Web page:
As has been repeated quite often in these posts on time series predictability: If returns are not predictable, dividend growth must be predictable, to generate the observed variation in dividend yields.The most basic (but nonetheless important) result of Cochrane’s paper that we are going to replicate is the finding that [1] the absence of dividend growth predictability gives stronger evidence than does the presence of return predictability and that [2] long-horizon return forecasts complement single period results. There will be some discrepancies between Cochrane and our results which are probably due to [1] coding errors on my part, [2] not using real (inflation adjusted) variables since they are a hassle to find online (…at least to me), and [3] the use of 20000 monte carlo trials instead of the 50000 used in the paper. Also,I wrote the code almost a year ago and have only come around to blogging about it now,hence many of the issues that may have cropped up at that time are oblivious to me at the moment. This part of the post simply outlines some of the intuitions and procedures behind Cochrane’s paper, as well as the dataset and custom functions used in the code. The subsequent post shall deal with the results obtained and perhaps compare them somewhat to those of the paper.

[Data]

The data used in the code comes from the Chicago Booth advanced investments seminar, which contains [1]Return, [2]Dividend-yield,[3] Dividend-growth and [4] T-bill rate variables. The data file I have goes from 1926 to 2011,the one from the linked site goes to 2012. We only need data from 1927 to 2004, so it doesn’t really matter.After converting the txt file to a csv file in Excel,let’s load it into R,transform some of the variables to the ones we need and subset the data to the date range used in the paper.
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#####################################################################################
# Load and extract annual data
#####################################################################################

#Import csv file
orig.csv  &lt;- read.csv('ps1_data.csv',header=T)
orig.ts &lt;- ts(data=orig.csv,start=c(1926),end=c(2011),frequency=1)
orig.extract &lt;- window(orig.ts,start=c(1926),end=c(2004),frequency=1)
orig.extract &lt;- cbind(orig.extract,orig.extract[,1]-orig.extract[,4],log(1+orig.extract[,1]),log(orig.extract[,2]),log(1+orig.extract[,3]))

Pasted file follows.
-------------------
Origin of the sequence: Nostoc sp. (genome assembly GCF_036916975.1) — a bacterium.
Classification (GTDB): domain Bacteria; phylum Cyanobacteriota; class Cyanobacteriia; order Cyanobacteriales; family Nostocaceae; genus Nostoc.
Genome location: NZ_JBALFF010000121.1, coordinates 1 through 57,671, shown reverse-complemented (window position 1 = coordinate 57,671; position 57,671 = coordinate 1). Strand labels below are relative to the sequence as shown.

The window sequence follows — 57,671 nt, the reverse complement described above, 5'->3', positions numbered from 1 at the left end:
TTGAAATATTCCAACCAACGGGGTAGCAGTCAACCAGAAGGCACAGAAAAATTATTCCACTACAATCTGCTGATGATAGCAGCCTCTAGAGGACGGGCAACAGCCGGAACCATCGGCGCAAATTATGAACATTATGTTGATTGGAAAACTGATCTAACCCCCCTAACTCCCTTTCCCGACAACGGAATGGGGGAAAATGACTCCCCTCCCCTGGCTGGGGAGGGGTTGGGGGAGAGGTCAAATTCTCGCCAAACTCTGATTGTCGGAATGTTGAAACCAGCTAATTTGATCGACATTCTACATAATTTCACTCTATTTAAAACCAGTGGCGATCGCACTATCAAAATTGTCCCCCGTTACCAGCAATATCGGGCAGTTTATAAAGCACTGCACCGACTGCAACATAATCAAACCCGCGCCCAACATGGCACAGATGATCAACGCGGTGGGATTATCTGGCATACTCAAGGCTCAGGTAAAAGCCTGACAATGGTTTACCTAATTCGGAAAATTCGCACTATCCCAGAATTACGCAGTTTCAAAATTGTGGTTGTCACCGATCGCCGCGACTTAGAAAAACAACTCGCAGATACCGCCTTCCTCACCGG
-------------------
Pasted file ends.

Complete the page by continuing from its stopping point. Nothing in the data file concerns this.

colnames(orig.extract) &lt;- c('Idx.ret','Div.yield','Div.growth','Tbill.ret','Exc.ret','log.ret','log.div.yield','log.div.growth')

kkk

[Functions]

Functions include: SimulateVAR(),MonteCarloSimulation(),JointPlot(),RegExtractor(),TableMaker(),of which the last two are general helper functions to extract results from regression objects and display tabular information from matrices and such respectively. I don’t know why the code,when copied into wordpress,becomes oddly misaligned at times.
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#####################################################################################
#Extract Regression Values
#####################################################################################
RegExtractor &lt;- function(x,type)
{
 if(type=='est'){
  output &lt;- t(sapply(x,function(v)coef(summary(v))[,1]))
 }
 else if (type=='stderr'){
  output &lt;- t(sapply(x,function(v)coef(summary(v))[,2]))
 }
 else if(type=='tval'){
  output &lt;- t(sapply(x,function(v)coef(summary(v))[,3]))
 }
 else if(type=='pval'){
  output &lt;- t(sapply(x,function(v)coef(summary(v))[,4]))
 }
 else if(type=='rsq'){
  output &lt;- t(sapply(x,function(v)(summary(v))$r.squared))
 }
 else if(type=='res'){
  output &lt;- sapply(x,function(v)(resid(v)))
 }
return(output)
}
#####################################################################################


#####################################################################################
# Simulate the VAR
#####################################################################################